Repossessed homes: should you buy one?

Repossessed homes: should you buy one?

 Although buying a repossessed property can mean you find a home for less than its market value, it’s not as simple as snapping up a bargain in the January sales.

Houses are repossessed for a variety of reasons. It could be that a homeowner has fallen too far into arrears, and their circumstances are not turning around. It could be that a developer or buy-to-let landlord is facing bankruptcy.

Although repossessions are regrettable, don’t be worried that you’re cashing in on the previous residents’ misery. If you supply the cash for the sale of their home, you’re helping repay the majority of their debt.

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Why are repossessed homes cheaper

Estate agents discount when they’re looking for a quick sale. On top of this, repossessed homes are often not in the most desirable condition.

To attract cash buys from buyers who can move quickly, estate agents are willing to accept offers below market price

Your first challenge is to find one in the area you want to live.

How to Find a repossessed property

 If you’re a first-time buyer, you’ll be up against developers and landlords with cash to invest. They often have relationships with estate agents that enable them be the first to hear about bargains.

First, get on first-name terms with estate agents in the area you wish to buy. Try to visit agents during the week, where you’ve a reasonable chance of meeting the manager, not the Saturday staff. Remember to include those agents with a tie to a particular bank or building society, as these agencies will be the main outlet for those lender’s homes.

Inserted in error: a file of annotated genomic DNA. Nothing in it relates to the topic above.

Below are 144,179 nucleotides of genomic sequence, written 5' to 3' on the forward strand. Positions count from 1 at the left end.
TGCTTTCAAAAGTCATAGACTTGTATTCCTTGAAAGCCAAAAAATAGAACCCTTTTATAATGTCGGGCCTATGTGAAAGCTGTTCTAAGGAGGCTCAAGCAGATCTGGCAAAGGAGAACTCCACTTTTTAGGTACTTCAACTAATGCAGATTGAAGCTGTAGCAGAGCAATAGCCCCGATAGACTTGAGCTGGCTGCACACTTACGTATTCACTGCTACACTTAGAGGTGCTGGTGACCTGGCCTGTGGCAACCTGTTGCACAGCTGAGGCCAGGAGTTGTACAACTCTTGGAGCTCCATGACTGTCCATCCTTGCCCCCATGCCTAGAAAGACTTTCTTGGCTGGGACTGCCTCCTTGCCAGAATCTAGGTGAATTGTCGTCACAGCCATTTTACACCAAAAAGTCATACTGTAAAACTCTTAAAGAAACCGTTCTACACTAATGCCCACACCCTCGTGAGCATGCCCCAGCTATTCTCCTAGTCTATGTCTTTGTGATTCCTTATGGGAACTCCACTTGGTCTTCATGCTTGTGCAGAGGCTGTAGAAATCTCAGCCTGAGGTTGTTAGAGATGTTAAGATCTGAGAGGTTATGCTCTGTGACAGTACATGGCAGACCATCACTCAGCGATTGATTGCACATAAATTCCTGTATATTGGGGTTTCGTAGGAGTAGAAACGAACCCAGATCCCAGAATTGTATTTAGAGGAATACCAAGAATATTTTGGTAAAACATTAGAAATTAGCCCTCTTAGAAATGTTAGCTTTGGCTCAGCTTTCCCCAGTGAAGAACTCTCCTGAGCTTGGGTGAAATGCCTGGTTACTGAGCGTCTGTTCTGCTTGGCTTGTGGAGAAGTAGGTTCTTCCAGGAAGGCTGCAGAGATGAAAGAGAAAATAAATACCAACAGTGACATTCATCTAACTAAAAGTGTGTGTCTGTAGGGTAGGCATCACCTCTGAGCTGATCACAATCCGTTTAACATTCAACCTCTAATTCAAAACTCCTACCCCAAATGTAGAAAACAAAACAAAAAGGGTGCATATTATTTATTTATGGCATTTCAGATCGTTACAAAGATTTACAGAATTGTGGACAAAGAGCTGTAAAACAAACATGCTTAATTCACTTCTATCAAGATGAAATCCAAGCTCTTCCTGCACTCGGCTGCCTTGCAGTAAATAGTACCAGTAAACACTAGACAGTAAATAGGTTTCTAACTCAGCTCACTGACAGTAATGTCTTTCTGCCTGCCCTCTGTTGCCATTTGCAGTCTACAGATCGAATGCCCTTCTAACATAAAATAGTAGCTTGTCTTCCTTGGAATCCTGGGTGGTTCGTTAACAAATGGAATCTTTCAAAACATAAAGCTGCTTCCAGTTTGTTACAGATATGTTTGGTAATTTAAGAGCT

Never skip the small ads at back of property section in your local paper. Another source is property auction houses, although take care: at auction you’ll be rubbing shoulders with some real professionals.

So you found a bargain? Now to make your move

 If repossessed property is for you, be prepared to move quickly — and moving quickly means having the money ready…

There’s usually no chain involved; you may be able to buy and complete within a week. It may sound like a bit of a rush, but it’s wise to move this fast, otherwise you could be beaten to your bargain by a better offer.

So if you need a mortgage:

 Nearly every first time buyer needs a mortgage. To an agent, this means uncertainty and delays.

Start by speaking to a mortgage adviser, so you know what you can borrow and whether there are any obstacles to getting the lending you need.

Then get a decision in principle (a DIP) from a mortgage lender, which will wet your estate agent’s appetite. A DIP is not quite as good as cash, but it’s the next best thing: it shows you’re serious, have done your homework and have access to funds.

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The property:

 Many repossessed homes enter the market in a distressed state. Repairs may not have been carried out, fixtures and fittings could have been removed, and you’ll need to know if extra investment will be required.

Although you’ll want to move quickly, don’t skip getting a survey done to reveal any hidden defects. Try and get a FRICS or MRICS Surveyor to visit the property with you.  You could use to find one. Each Surveyor has a Minimum Professional Indemnity of £1 million with an excess of no more than 1.25% . 

 You might also want a builder to view the property with you and give estimates as you go. 

Another vital check: if the property you’re looking at is a distressed buy-to-let, make sure there’s no tenant in situ.

One final property-viewing tip: never smile or seem too delighted at the prospect of your bargain. Agents are good at spotting any tell tale sign that could lead to you making a higher offer when pushed.

The choice is yours…

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